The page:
Fleming chief backs fallen star

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The Independent Online
The chairman of Robert Fleming Asset Management, Paul Bateman, this weekend mounted a strong and surprising defence of Colin Armstrong, the disgraced senior fund manager whom he sacked from RFAM's Hong Kong joint venture, Jardine Fleming.

Last week, four firms owned by blue-blooded merchant bank Robert Fleming were fined pounds 700,000 in one of the stiffest punishments meted out by City regulators over the affair.

The group was also ordered to pay more than pounds 12m compensation to clients after Mr Armstrong was found to have diverted profitable trades to his personal account.

On Thursday, Mr Bateman said he regretted the actions that had led to the disciplinary decision and that he accepted the findings of Imro, the UK fund management watchdog, and its Hong Kong counterpart, the Securities and Futures Commission.

This weekend, however - in remarks that are likely to stir the controversy over whether City professionals should be allowed to deal on their own account at all - he was more understanding of his former star fund manager.

Personal-account trading has also long been accepted practice, although City firms have increasingly banned it because of the conflicts of interest.

Mr Bateman, however, ruled out any further action after Mr Armstrong was also personally ordered to repay $3m (pounds 2m) to clients.

"Some people mourn the passing of a time in the City where strong characters were prepared to take a position [in the markets]," he said, commenting on Mr Armstrong's allegedly maverick character.

"He was obsessive about producing performance for clients ... he was entirely driven by client performance."

He added that reports suggesting that Mr Armstrong was "thinking about his own wealth" were wide of the mark.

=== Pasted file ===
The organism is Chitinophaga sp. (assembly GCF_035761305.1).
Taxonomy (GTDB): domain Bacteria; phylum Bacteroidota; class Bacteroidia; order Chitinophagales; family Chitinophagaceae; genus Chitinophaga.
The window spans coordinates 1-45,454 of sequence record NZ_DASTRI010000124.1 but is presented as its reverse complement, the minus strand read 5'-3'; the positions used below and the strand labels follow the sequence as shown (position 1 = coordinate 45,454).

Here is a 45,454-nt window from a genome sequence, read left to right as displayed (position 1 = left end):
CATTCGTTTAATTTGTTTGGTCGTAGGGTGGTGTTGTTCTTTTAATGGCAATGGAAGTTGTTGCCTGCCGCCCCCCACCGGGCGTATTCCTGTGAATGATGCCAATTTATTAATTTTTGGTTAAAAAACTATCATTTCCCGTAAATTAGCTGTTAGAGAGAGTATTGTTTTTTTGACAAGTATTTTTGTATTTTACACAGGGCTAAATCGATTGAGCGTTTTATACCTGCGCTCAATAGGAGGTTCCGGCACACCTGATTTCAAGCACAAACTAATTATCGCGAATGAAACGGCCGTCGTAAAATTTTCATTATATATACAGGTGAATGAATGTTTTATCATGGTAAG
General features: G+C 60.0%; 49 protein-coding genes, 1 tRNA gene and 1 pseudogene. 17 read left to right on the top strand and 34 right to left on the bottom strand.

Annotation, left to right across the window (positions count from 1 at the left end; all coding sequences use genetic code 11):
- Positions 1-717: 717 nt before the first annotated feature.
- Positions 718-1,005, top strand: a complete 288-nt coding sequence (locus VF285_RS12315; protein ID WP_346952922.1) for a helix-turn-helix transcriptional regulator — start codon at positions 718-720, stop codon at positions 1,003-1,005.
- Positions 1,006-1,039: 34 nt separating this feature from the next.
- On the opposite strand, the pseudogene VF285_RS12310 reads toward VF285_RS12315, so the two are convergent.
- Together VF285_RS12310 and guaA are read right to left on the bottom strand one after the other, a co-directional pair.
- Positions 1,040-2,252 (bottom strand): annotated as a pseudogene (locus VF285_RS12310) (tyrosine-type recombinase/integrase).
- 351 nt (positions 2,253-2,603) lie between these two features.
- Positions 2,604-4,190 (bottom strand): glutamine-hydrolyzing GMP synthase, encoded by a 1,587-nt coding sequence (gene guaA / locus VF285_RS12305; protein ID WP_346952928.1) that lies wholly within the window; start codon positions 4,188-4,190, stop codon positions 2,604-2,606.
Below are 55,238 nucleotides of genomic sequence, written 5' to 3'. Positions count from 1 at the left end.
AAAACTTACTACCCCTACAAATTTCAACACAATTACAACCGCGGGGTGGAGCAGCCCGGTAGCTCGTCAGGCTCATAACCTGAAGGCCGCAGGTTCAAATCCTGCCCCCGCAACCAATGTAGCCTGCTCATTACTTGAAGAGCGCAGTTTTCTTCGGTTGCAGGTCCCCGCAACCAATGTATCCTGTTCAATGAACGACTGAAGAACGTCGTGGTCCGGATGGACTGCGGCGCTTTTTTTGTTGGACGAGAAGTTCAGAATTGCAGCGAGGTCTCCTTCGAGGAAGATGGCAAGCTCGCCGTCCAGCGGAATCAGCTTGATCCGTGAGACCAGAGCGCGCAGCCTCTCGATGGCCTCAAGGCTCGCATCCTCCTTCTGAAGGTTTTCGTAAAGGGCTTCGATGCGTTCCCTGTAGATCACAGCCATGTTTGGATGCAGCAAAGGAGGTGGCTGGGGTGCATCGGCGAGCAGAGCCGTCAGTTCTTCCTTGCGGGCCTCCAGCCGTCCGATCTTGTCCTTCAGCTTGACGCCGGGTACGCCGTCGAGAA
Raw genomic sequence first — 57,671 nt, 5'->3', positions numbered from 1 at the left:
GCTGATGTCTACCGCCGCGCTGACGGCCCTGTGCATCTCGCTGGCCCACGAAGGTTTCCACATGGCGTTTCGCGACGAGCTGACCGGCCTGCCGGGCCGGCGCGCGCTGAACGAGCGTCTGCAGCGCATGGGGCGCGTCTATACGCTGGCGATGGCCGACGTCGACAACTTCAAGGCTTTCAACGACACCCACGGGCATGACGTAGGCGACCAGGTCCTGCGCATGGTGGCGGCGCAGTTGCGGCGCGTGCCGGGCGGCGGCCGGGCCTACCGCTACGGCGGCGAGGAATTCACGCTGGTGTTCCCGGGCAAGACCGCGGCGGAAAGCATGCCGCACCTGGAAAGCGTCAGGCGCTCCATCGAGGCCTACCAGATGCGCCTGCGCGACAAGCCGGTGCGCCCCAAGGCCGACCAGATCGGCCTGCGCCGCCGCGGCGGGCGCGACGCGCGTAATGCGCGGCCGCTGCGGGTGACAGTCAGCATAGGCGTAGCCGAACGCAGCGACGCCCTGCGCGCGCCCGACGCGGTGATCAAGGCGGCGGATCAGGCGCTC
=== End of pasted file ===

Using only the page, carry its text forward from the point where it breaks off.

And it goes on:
Jardine Fleming Pacific Securities Trust, one of the funds managed by Mr Armstrong, was among the top performing Hong Kong funds in 1993 and 1994 - "You don't get that just by good luck," he said.

Mr Armstrong was dismissed in February, after an international investigation showed that, through preferential late allocation of trades, he made substantial profits on his own account, money that should have gone to Jardine Fleming clients.

Fleming also said it had no plans to take a firmer grip on Jardine Fleming's operation in the aftermath of the affair.

When Mr Armstrong dealt in the markets, he did not have any written evidence as to whether he would be trading for a client or himself. After the deal had been struck, however, it emerged that many profitable deals would go to his own account. It left him open to an enormous conflict of interest, leading to the disciplinary action.

But Mr Bateman said that dealing, as Mr Armstrong did, for cash, was completely different from the requirements of dealing for benchmarked equity funds.

While there was "an element of hindsight" in the fund manager's freedom to book deals to different accounts, "he was always chasing after the best investment, and letting the administration catch up."

Even that, Mr Bateman said, was more a reflection of the booming conditions in South- east Asian markets.

He had also agonised over whether he was making the correct decision when he asked Mr Armstrong to leave the company in February - "I spent many sleepless nights over whether I was making the right judgement."

Mr Bateman's overall outlook, however, will come as meat and drink to Jardine Fleming's competitors in Hong Kong, who are eager to capitalise on the firm's woes.

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